Pest fear for orchardists over imports

Brad ThompsonThe West Australian

Stone-fruit growers have warned of a major biosecurity threat as peaches from the US go on sale in WA for the first time.

The growers said the peaches they expect in the WA market from today and planned imports of nectarines had the potential to introduce a highly destructive fruit fly.

The Federal Department of Agriculture, Fisheries and Forestry opened the door on July 18 for the imports after holding up approval for three years because of concerns about the presence in the US of the Asian fruit fly drosophila suzukii.

Eight consignments have arrived in Australia after the US agreed to extra safeguards against the pest, which cost strawberry growers in California about $300 million in 2008, the year it was found there.

After the Federal approval, the Department of Agriculture and Food WA cleared the way for imports on the basis that quarantine measures included methyl bromide fumigation.

The US imports will mean consumers in WA can eat peaches and nectarines during winter when they are out of season for local growers.

Hills Orchard Improvement Group spokesman Brett DelSimone said stone-fruit growers feared the worst if suzukii fly got a foothold.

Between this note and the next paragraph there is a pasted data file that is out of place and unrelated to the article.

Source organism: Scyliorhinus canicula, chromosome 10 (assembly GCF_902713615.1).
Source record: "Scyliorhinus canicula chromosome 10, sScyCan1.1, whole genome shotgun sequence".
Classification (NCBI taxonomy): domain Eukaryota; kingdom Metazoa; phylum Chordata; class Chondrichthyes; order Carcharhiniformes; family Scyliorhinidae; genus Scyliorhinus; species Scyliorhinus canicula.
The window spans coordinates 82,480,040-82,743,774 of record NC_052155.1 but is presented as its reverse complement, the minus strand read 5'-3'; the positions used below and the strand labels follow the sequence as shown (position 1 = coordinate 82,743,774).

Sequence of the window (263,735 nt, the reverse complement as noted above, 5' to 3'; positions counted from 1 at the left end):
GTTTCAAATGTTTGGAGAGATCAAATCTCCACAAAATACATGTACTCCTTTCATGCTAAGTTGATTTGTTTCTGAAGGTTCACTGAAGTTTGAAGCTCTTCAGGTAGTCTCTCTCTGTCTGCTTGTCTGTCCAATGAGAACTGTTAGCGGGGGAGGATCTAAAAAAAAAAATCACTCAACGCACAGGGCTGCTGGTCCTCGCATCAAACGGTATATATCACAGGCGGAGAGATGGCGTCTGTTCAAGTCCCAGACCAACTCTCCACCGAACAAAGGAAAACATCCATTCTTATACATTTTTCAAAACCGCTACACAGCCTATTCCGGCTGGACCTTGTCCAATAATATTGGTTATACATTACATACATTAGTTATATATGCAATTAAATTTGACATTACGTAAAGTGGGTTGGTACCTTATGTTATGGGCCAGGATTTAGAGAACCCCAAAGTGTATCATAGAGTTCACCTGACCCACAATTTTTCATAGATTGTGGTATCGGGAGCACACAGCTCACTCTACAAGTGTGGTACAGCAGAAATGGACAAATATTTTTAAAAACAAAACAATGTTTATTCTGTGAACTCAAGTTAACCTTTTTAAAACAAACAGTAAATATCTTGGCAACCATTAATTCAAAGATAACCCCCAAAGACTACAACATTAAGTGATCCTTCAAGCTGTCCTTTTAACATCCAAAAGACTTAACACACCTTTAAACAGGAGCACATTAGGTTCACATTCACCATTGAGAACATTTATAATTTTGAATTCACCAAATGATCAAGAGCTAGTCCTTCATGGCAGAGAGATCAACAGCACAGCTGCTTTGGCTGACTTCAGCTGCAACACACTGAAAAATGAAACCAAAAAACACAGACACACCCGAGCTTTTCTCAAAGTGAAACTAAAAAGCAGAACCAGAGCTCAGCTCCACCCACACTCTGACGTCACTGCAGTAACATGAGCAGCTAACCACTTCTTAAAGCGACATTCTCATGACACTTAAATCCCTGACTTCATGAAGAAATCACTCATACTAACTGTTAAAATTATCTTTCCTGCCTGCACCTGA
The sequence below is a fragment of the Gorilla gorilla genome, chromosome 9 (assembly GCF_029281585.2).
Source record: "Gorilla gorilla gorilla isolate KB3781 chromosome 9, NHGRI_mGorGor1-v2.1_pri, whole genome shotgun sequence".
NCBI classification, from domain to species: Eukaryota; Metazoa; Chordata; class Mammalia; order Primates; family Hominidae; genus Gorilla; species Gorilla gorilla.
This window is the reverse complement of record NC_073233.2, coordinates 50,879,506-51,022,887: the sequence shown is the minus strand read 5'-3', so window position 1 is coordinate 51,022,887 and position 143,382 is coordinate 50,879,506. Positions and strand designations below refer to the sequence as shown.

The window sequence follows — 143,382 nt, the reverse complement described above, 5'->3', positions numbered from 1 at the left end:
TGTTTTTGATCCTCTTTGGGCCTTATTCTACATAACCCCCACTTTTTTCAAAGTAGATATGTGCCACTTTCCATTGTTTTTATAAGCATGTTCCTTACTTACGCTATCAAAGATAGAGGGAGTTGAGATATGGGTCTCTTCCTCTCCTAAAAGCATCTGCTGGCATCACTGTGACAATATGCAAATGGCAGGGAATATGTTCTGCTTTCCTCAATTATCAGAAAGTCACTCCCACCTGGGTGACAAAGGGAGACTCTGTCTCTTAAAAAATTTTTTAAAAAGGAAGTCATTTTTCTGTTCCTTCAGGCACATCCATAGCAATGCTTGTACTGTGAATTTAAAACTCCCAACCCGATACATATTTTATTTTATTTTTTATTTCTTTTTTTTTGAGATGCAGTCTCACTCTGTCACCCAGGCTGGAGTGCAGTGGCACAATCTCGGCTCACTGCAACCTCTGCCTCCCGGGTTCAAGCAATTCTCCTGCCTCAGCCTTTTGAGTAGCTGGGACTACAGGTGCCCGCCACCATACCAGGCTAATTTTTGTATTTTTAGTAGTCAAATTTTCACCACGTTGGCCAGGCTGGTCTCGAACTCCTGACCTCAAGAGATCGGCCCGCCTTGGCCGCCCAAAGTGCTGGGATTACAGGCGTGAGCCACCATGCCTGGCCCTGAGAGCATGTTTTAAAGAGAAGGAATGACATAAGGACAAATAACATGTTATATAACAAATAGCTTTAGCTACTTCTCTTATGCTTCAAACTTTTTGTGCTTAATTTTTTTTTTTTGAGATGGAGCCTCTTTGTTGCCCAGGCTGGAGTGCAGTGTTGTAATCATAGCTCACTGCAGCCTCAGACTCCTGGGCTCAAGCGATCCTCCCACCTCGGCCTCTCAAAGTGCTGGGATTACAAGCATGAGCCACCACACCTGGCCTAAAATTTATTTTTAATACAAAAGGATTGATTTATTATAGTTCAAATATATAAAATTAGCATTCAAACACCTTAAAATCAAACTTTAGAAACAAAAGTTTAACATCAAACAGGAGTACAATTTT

The industry is fighting Mediterranean fruit fly, or medfly, which destroyed up to 50 per cent of crops in the Perth Hills last season and is a serious pest in the South West.

Mr DelSimone said the suzukii fly had the potential to make medfly look like a minor problem.

"It is far more aggressive and reproduces more quickly, which is why we are so worried," he said.

Local grape growers have collected samples of Californian table grapes for independent testing.

The grapes were on sale in WA for the first time last week despite industry fears about pests and diseases, including fungal pathogen phomopis viticola, which growers fear could devastate vineyards.

Table Grapes WA president Roger Fahl said grapes appeared to be "breaking down" in some cases.

"We expected nothing less on this fruit because many of us go to the US every other year and see the production practices," he said.

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